Ecuador demands U.S. envoy leave over WikiLeaks

QUITO Tue Apr 5, 2011 2:05pm EDT

U.S. Ambassador to Ecuador Heather Hodges (R), Ecuador's Justice Minister Gustavo Jalk and Ecuador's Foreign Minister Fander Falconi (L) arrive to sign an agreement and accord letters in the fight against drug trafficking and international crime in Quito August 25, 2009. REUTERS/Teddy Garcia

U.S. Ambassador to Ecuador Heather Hodges (R), Ecuador's Justice Minister Gustavo Jalk and Ecuador's Foreign Minister Fander Falconi (L) arrive to sign an agreement and accord letters in the fight against drug trafficking and international crime in Quito August 25, 2009.

Credit: Reuters/Teddy Garcia

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QUITO (Reuters) - Ecuador on Tuesday demanded the U.S. ambassador leave the country, declaring the envoy "persona non grata" over U.S. diplomatic cables released by WikiLeaks reporting alleged police corruption.

Foreign Minister Ricardo Patino told reporters he had not received a satisfactory explanation from U.S. ambassador Heather Hodges about cables previously released by WikiLeaks and signed by her office.

"Ecuador's government has decided to consider this woman as a persona non grata ... we have asked her to leave the country in the shortest time possible," he said.

Patino said the decision did not mean Ecuador was breaking off relations with the United States and he hoped relations would not be affected by the measure against Hodges.

The U.S. government said the expulsion was "unjustified."

"The Department will examine its options to respond to this Ecuadorean action," State Department spokesman Charles Luoma-Overstreet said in an emailed comment.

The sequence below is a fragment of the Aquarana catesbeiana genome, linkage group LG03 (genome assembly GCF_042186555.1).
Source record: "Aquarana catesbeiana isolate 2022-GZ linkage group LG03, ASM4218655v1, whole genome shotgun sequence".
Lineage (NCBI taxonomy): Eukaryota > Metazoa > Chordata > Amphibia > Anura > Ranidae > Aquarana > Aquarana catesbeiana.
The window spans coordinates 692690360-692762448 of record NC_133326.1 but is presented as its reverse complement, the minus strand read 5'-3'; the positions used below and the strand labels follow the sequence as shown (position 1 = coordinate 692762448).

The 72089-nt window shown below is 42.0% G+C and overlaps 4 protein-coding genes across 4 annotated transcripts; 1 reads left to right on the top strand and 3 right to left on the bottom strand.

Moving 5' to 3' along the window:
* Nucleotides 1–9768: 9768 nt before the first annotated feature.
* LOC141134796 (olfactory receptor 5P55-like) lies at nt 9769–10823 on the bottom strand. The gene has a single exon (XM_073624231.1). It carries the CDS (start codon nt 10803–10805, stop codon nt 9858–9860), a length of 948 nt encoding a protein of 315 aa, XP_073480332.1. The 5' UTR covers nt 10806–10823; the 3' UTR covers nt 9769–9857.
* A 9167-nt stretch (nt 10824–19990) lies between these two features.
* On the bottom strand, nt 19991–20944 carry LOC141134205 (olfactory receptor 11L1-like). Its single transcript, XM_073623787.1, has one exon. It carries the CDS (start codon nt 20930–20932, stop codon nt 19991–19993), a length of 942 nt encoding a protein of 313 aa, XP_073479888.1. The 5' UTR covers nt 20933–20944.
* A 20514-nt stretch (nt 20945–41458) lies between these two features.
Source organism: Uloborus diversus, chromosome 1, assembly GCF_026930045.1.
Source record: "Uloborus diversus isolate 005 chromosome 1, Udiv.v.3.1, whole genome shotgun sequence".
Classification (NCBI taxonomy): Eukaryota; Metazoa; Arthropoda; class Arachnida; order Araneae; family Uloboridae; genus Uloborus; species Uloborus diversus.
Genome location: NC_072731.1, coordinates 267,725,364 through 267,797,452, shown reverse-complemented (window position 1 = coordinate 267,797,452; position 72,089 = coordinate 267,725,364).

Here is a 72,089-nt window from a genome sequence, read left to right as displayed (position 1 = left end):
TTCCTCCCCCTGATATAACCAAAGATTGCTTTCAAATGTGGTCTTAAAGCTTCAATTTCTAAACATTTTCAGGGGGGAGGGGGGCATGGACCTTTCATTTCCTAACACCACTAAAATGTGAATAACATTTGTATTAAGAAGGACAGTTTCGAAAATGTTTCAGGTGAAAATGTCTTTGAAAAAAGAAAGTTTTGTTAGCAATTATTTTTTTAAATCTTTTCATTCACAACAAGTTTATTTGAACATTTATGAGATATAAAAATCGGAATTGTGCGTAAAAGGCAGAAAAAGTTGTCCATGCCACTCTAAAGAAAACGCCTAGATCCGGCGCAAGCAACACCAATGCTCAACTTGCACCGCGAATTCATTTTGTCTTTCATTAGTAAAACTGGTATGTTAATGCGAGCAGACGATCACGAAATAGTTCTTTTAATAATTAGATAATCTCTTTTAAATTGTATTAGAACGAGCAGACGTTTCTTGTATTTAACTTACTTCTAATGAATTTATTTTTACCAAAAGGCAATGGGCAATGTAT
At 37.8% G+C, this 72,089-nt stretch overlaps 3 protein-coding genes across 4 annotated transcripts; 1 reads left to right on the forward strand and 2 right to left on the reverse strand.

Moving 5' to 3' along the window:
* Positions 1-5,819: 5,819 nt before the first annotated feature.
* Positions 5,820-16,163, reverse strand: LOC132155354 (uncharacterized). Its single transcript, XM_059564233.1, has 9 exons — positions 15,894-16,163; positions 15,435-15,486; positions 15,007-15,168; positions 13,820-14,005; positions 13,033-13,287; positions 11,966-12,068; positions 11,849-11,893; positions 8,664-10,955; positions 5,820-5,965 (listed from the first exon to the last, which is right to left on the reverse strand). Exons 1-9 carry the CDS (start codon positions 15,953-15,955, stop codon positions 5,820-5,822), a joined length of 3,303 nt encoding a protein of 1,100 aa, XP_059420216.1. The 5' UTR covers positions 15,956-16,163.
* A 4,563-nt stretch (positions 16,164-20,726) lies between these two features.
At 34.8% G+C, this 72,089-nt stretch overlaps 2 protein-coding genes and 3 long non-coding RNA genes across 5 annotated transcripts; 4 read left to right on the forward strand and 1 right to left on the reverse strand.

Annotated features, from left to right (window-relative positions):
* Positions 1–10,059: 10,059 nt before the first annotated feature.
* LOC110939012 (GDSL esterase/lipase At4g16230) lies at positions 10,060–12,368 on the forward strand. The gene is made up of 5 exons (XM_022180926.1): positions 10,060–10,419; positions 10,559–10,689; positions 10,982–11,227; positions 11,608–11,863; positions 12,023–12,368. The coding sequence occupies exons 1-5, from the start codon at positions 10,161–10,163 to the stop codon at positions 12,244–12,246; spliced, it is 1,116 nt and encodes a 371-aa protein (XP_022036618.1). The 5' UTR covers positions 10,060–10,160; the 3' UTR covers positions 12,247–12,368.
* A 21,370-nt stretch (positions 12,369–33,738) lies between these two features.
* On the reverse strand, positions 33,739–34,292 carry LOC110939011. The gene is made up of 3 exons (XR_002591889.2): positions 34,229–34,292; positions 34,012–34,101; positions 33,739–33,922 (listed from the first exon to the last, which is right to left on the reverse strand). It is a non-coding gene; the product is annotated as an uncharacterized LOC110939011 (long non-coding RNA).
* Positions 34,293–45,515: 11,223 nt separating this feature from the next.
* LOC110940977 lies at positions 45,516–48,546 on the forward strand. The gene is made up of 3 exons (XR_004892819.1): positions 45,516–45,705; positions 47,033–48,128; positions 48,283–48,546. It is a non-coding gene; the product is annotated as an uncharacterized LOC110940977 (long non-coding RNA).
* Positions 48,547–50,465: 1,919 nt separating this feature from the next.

The Ecuadorean embassy in Washington said the measure was aimed at Hodges and not the U.S. government.

"It is unfortunate that the published documents on WikiLeaks have made it impossible to continue collaborating with the current ambassador to Quito, but we hope to work with a new ambassador," the embassy said in a statement.

WikiLeaks has caused an international uproar by handing sensitive U.S. diplomatic documents to the media.

The U.S. ambassador to Mexico resigned last month after a public spat with President Felipe Calderon. Tensions were fueled by WikiLeaks reports of comments made by the envoy about the Mexico's lack of coordination in battling powerful drug cartels.

Patino said he had contacted Hodges about cables signed by her that suggested high-level police commanders were aware of corrupt practices and that one embassy official believed the president's office also knew.

President Rafael Correa, who is aligned with leftist governments in the region, has clashed with the United States before. In 2009, he expelled two U.S. embassy officials for meddling in internal affairs in a case related to equipment for the country's police force.

Ecuador late last year had initially offered WikiLeaks founder Julian Assange the possibility of working and seeking residency in the Andean country. But Correa later withdrew the offer saying Assange had broken U.S. laws.

(Reporting by Quito newsroom, additional reporting by Arshad Mohammed in Washington, editing by Anthony Boadle)

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Comments (1)
WildBillWB wrote:
Ah, she pointed out the elephant in the room.

Apr 05, 2011 2:27pm EDT  --  Report as abuse
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